Recent news reports state that global warming and the shrinking Arctic icecaps are opening new sea lanes and making barren islands suddenly very valuable. In fact, the international community might experience a new race of exploration, conquest and acquisition for this "new world" -- these newly available lands and sea routes. Conflicts could arise over shipping lanes, islands, fish stocks, minerals and oil that are now becoming accessible and commercially exploitable.
Governments are even now engaged in asserting their sovereignty over these areas and assets. Canada, Denmark and the United States are already involved in diplomatic disputes over these issues. For example, Canada and Denmark have sent diplomats and warships to plant their flags on tiny Hans Island near northwestern Greenland.
(7 May 2007)
Dossier on Climate Change (39-page PDF)
Socialist Alliance (Australia)
The dossier is organised to provide background material to help the Socialist Alliance to:
1. Specify a target for greenhouse gas emission reductions
2. Take a position on whether to call on the Australian government to ratify the Kyoto protocols, and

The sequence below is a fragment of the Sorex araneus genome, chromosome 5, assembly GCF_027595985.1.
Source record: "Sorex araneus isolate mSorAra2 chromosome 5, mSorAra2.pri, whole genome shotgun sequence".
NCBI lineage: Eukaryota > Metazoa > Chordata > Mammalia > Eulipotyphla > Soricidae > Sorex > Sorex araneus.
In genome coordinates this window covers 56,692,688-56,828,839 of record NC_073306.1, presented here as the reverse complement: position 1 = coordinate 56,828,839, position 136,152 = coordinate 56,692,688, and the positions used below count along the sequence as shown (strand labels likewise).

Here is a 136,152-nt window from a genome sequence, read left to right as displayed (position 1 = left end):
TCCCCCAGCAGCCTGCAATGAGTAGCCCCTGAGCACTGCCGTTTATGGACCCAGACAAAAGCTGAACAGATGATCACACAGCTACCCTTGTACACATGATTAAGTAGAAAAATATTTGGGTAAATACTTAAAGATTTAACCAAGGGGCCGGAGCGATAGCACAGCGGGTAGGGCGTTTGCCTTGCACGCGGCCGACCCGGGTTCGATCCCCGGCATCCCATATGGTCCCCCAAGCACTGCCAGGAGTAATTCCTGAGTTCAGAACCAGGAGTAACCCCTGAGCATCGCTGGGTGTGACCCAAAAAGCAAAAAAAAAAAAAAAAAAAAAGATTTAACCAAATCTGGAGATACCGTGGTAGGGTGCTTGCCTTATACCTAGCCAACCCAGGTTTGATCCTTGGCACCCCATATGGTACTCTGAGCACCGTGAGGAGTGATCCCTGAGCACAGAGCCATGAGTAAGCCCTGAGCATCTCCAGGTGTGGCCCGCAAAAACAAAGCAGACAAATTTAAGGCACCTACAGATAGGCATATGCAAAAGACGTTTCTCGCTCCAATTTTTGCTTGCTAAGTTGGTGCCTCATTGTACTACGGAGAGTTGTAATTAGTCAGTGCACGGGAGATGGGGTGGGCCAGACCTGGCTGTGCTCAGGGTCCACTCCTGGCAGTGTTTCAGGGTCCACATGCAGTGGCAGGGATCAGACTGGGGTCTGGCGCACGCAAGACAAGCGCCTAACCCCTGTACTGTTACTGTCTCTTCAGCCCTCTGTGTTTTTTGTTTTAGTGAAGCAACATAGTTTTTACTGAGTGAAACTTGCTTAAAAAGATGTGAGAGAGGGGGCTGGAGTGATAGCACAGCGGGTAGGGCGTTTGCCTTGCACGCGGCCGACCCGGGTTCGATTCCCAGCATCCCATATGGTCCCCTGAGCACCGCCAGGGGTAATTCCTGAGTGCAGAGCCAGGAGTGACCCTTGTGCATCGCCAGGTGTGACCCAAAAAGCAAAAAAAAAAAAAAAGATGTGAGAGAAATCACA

3. Develop its position in relations to such proposals as carbon trading, a carbon tax and carbon rationing.
The dossier begins with references to web-based material, which there is little point in reproducing in
full in print, and then includes various articles on the issues under discussion.
The Socialist Alliance is a new party with its base in community and union activism. We do not have access to academic think-tanks or government research departments. Our policy is based on our best understanding of the various sides in the debate and what we think will work best going by our political principles and the scientific knowledge we have access to. Climate change is an unprecedented threat and any response such as ours is conditional on further scientific data and experience bringing new ideas to light.
...Public ownership of the major sectors of industry is key to directing it in sustainable directions. Market forces chase dollars not sustainability. Public owndership of power and transport industries is key to challenging climate change. This does not simply mean reversing privatisation. Public input is missing from the current bureaucratic system of government. Public ownership must mean complete public transparency and accountability including democratic mechanisms to select and reject plans and administrators for publicly owned companies. Workers in each workplace must be given the opportunity to collectively develop a plan to reduce the business or department’s environmental impact, and government bodies must oversea its implementation.